All Arsenal needed to do was keep it tight, avoid rash actions. What happened? As the seconds ticked down, there was Emmanuel Eboue running into the back of Lucas, who was heading away from goal, bringing the Brazilian down, gifting Dirk Kuyt the chance to equalise.
He didn't miss. This was the day when Arsenal and Liverpool went Dutch on the penalties. This was the day when Arsenal's last dream of silverware died. This was also the day which highlighted the integrity of the Premier League and of Liverpool Football Club. Although aware that Arsenal were the only ones capable of preventing United eclipsing Liverpool's old record of 18 titles, Kenny Dalglish's team never gave up.
In helping United towards the coveted crown, Liverpool actually demonstrated why they themselves are heading towards a brighter future; there was a unity, a resilience, a promise in Spearing, John Flanagan and Jack Robinson that bodes well for Liverpool.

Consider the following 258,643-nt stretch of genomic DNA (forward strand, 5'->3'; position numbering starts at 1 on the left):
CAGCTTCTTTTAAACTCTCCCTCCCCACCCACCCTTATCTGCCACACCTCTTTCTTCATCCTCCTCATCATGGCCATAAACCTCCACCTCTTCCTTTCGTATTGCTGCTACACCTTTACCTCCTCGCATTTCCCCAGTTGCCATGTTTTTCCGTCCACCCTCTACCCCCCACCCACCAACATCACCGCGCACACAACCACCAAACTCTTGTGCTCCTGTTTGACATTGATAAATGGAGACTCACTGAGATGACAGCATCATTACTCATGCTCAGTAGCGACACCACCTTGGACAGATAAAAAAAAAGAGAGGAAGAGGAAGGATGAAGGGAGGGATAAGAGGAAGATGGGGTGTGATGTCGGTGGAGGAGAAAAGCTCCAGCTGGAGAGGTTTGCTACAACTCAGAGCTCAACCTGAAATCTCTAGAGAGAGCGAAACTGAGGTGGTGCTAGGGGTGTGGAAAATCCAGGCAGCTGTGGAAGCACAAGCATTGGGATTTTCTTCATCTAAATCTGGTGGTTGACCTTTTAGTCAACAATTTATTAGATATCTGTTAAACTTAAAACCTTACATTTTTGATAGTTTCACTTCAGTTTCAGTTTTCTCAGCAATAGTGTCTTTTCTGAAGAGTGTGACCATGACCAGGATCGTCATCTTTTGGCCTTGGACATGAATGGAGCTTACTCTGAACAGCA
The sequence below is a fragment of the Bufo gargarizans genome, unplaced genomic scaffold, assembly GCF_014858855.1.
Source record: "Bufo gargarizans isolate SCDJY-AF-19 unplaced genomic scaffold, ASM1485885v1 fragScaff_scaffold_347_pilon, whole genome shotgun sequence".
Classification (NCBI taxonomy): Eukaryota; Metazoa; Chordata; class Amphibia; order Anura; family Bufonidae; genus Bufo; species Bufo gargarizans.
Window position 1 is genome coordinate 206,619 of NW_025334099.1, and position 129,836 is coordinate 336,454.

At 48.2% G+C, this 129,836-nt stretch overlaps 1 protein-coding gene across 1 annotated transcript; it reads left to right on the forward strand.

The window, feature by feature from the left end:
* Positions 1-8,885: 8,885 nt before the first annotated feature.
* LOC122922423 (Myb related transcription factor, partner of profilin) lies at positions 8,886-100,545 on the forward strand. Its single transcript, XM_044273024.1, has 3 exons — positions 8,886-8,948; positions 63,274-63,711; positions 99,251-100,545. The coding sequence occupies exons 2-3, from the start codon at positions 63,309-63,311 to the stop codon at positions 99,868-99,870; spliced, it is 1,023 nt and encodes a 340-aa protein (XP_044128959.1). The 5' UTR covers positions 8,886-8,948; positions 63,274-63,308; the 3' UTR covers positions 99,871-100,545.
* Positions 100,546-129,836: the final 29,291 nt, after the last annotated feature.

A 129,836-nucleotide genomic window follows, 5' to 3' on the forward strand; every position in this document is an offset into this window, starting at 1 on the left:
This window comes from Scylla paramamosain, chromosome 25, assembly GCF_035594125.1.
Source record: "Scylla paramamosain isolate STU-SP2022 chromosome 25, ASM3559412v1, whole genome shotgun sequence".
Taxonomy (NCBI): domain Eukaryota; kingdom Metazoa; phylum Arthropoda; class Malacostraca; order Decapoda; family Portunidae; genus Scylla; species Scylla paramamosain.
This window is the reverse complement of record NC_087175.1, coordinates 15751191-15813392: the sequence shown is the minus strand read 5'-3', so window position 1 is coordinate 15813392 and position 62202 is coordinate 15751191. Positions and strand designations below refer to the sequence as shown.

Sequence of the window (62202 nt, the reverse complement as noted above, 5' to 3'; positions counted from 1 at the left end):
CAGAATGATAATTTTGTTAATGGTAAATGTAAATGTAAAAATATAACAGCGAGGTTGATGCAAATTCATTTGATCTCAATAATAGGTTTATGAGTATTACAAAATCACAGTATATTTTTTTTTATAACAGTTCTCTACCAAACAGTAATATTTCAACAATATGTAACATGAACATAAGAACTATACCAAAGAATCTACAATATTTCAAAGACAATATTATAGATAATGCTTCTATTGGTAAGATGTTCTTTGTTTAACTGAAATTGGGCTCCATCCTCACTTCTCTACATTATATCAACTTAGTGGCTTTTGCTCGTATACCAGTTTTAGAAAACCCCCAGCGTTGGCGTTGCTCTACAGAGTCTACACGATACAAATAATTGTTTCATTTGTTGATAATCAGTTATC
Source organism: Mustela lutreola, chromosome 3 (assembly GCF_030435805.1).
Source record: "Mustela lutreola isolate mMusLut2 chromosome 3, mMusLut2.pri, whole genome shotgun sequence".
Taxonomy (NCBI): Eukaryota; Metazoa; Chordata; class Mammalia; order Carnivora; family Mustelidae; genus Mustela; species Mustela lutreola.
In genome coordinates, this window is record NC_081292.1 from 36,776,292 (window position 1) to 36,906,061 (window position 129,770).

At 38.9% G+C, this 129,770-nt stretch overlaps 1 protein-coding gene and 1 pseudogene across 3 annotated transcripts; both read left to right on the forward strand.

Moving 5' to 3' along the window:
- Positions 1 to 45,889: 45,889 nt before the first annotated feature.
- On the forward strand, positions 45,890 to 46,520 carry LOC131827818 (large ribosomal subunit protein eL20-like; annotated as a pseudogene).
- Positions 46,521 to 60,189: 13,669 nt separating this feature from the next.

Wenger (left) decried Dalglish's tactics as overly defensive, but they always played with two up, first Luis Suarez and Andy Carroll and then Suarez and Kuyt.
Liverpool thoroughly deserved this point. They had resisted Arsenal marvelously, Lucas and Spearing shielding an ever-changing defence tirelessly. Fabio Aurelio pulled up lame, again, so the 17-year-old Robinson came on.
Then Jamie Carragher was taken away on a stretcher, having collided with Flanagan. So, Liverpool's back four comprised two teenagers and two understudy centre-halves and Arsenal could find a way through only once. Liverpool's staff, players and fans loved the denouement.